Roman Empire, Caracalla, As


Roman Empire, Caracalla, As (obverse) Roman Empire, Caracalla, As (reverse)

The Romans called the basic denomination of their currency as (= the undivided whole). When Emperor Augustus reorganized coinage in 23 BC, he defined the 'as' as the smallest coin unit in the monetary system. Asses were to be minted in copper and had to depict the bust of the emperor wearing a laurel wrath on their obverse. On the reverse, they were to show the letters SC (for Senatus Consulto = by decree of the Senate).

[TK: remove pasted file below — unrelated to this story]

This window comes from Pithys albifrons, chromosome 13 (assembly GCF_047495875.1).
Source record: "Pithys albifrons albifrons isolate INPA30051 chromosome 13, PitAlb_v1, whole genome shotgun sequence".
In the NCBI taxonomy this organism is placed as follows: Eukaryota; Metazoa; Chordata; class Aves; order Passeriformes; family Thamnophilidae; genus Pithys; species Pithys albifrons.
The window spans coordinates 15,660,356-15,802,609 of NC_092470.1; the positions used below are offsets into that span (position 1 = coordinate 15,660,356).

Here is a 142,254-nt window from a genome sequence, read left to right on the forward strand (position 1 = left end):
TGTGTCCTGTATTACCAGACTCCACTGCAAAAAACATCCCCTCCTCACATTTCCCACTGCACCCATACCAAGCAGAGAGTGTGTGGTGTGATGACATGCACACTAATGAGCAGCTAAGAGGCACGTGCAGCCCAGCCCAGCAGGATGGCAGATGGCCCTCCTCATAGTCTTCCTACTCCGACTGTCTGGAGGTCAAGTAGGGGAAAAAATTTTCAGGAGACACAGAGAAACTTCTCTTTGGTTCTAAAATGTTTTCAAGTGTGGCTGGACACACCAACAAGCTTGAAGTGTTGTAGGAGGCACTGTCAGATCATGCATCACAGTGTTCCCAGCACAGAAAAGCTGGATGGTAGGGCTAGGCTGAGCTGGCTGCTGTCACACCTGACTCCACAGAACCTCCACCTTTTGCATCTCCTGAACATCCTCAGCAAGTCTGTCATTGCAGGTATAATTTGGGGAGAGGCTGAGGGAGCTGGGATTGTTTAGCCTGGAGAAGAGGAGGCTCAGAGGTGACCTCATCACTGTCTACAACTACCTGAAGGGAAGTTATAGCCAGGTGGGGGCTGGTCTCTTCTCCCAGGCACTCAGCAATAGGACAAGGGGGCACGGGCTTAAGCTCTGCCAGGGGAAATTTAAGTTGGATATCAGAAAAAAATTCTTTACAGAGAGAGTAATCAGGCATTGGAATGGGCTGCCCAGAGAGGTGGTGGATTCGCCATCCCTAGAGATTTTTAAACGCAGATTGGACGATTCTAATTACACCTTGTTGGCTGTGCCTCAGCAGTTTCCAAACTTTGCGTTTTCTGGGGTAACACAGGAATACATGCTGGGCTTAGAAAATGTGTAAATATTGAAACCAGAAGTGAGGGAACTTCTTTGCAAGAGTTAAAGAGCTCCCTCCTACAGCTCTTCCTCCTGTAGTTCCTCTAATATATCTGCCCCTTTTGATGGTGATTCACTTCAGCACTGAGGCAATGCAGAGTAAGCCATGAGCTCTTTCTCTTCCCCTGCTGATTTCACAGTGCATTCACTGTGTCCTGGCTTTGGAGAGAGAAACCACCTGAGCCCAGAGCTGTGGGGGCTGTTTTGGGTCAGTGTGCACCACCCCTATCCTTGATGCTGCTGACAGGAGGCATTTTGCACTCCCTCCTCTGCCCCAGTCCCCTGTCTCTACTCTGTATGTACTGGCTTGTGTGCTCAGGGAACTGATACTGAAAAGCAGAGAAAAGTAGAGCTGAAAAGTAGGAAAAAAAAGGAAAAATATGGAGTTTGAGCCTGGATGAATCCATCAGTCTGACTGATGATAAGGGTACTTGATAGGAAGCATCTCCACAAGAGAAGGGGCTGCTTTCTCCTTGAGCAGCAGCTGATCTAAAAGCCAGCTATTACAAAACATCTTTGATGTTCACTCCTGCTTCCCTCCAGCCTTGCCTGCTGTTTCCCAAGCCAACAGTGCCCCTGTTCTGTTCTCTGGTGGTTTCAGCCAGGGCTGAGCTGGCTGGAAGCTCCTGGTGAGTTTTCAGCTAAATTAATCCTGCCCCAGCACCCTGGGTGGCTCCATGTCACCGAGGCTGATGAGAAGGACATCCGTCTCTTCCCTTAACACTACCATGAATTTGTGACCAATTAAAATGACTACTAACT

Under Augustus' successors, various images were placed between the letters SC. The as shown here was issued under Emperor Caracalla. The reverse depicts Asclepius, the Greek god of medicine. The major site of the cult of Asclepius was Epidaurus on the Greek mainland. During Antiquity, countless people went there in search for treatment of their diseases. The same was true for Caracalla (211-217) who suffered from psychological problems.


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